7. Evidence of therapeutic benefit is not always strong in some conditions

The use of corticosteroid injections to treat lateral epicondylitis is increasingly discouraged7, as increasing evidence shows high recurrence rate and limited long-term benefits of steroid injection. It has short-term benefits in terms of pain relief and this window of opportunity can be used for physiotherapy exercises, which will improve the condition in the long run.8 Similarly, in impingement syndrome and adhesive capsulitis, the role of injection is to provide pain relief in order to aid physiotherapy exercises, which is crucial to the recovery process.

8. Joint injections can be used as a diagnostic tool

When there is an overlap of conditions that could potentially cause pain in an anatomical area, a diagnostic injection can exclude one or the other condition. For example, injection into the subacromial space can help differentiate subacromial impingement from adhesive capsulitis or glenohumeral joint osteoarthritis.

9. Patients must be provided with aftercare instructions

The Resuscitation Council UK website states that cardiopulmonary arrest can occur between two minutes and 20 minutes of an injection. Therefore, consider asking the patient to remain at site 20 minutes after the injection. It is also advisable to ask patients to avoid strenuous activity for two weeks post-injection since the risk of tendon rupture may be increased in that time. Explain immediate aftercare instructions to the patient and longer term rehab instructions, including exercises and activity modification specific to the condition being treated. An aftercare instruction leaflet is a useful aid memoire for the patient.

Dr Jean Wong is a GPSI in sports and musculoskeletal medicine in Loughborough and an RCGP sports and exercise medicine rep.

Dr. Sukhman Kalra is a GPSI in musculoskeletal medicine at the Telford Musculoskeletal Service (TEMS) and GP principal at Rothwell and Desborough Healthcare Group.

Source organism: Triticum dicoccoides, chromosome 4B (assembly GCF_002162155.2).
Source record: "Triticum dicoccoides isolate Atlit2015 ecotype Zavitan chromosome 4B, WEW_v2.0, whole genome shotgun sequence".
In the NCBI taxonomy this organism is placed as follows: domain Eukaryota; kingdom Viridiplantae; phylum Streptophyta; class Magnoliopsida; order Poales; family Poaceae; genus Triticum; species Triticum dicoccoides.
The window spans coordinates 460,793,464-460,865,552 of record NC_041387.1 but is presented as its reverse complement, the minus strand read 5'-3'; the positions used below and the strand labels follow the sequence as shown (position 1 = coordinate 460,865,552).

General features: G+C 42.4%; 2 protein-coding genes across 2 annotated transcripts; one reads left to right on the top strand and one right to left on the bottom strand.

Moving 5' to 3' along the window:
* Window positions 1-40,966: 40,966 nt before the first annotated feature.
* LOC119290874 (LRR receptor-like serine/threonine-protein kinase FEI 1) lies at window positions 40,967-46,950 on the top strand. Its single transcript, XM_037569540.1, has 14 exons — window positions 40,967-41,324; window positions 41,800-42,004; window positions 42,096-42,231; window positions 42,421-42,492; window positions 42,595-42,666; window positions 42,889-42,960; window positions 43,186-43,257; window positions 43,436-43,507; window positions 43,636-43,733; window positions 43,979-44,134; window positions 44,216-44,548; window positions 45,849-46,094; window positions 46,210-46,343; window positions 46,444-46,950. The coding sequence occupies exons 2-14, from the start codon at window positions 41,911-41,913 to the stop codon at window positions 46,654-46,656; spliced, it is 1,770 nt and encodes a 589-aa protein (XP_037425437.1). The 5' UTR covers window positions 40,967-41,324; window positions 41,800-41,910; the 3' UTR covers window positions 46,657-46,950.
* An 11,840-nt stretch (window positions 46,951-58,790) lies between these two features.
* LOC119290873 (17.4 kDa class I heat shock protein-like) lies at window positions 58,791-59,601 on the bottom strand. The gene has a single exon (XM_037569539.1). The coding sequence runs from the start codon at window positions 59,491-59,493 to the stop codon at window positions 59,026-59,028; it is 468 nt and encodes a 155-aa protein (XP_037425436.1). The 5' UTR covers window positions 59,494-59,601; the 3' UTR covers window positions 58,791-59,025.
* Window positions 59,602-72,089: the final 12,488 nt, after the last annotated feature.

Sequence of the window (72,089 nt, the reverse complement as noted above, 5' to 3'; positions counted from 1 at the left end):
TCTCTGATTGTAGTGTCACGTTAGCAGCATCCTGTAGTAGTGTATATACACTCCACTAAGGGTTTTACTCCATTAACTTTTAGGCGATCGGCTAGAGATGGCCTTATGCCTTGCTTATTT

The Primary Care Rheumatology Society runs a joint injection workshop in their annual conference in November, which can be useful for refreshing knowledge of regional joint anatomy.



  1. Douglas L. Joint and Soft Tissue Injections. MDDUS. October 2014
  2. Accessed August 2018
  3. Aleem AW, Syed UAM, Nicholson T, et al. Blood Glucose Levels in Diabetic Patients Following Corticosteroid Injections into the Subacromial Space of the Shoulder. Archives of Bone and Joint Surgery. 2017;5(5):315-321.
  4. Accessed August 2014
  5. Marsland D, Mumith A, Barlow IW. Systematic Review : the safety of intraarticular corticosteroid injection prior to total knee arthroplasty. Knee. 2014 Jan;21(1):6-11. doi: 10.1016/j.knee.2013.07.003. Epub 2013 Aug 12
  6. Douketis JD. Pharmacologic properties of the new oral anticoagulants: a clinician-oriented review with a focus on perioperative management. Curr Pharm Des 2010;16(31):3436-41.
  7. Coombes BK, Bisset B, Brooks P, Khan A, Vicenzino B. Effect of Corticosteriod Injection, physiotherapy, or Both on Clinial Outcomes in Patients with Unilateral Lateral Epicondylalgia. A randomized Controlled Trial. JAMA. 2013;309(5):461-469. doi:10.1001/jama.2013.129
  8. Olaussen M, Hlmedal O, Lindbaek M, Brage S, Solvang H. Treating lateral epicondylitis with corticosteroid injections or non-electrotherapeutical physiotherapy: A systematic review.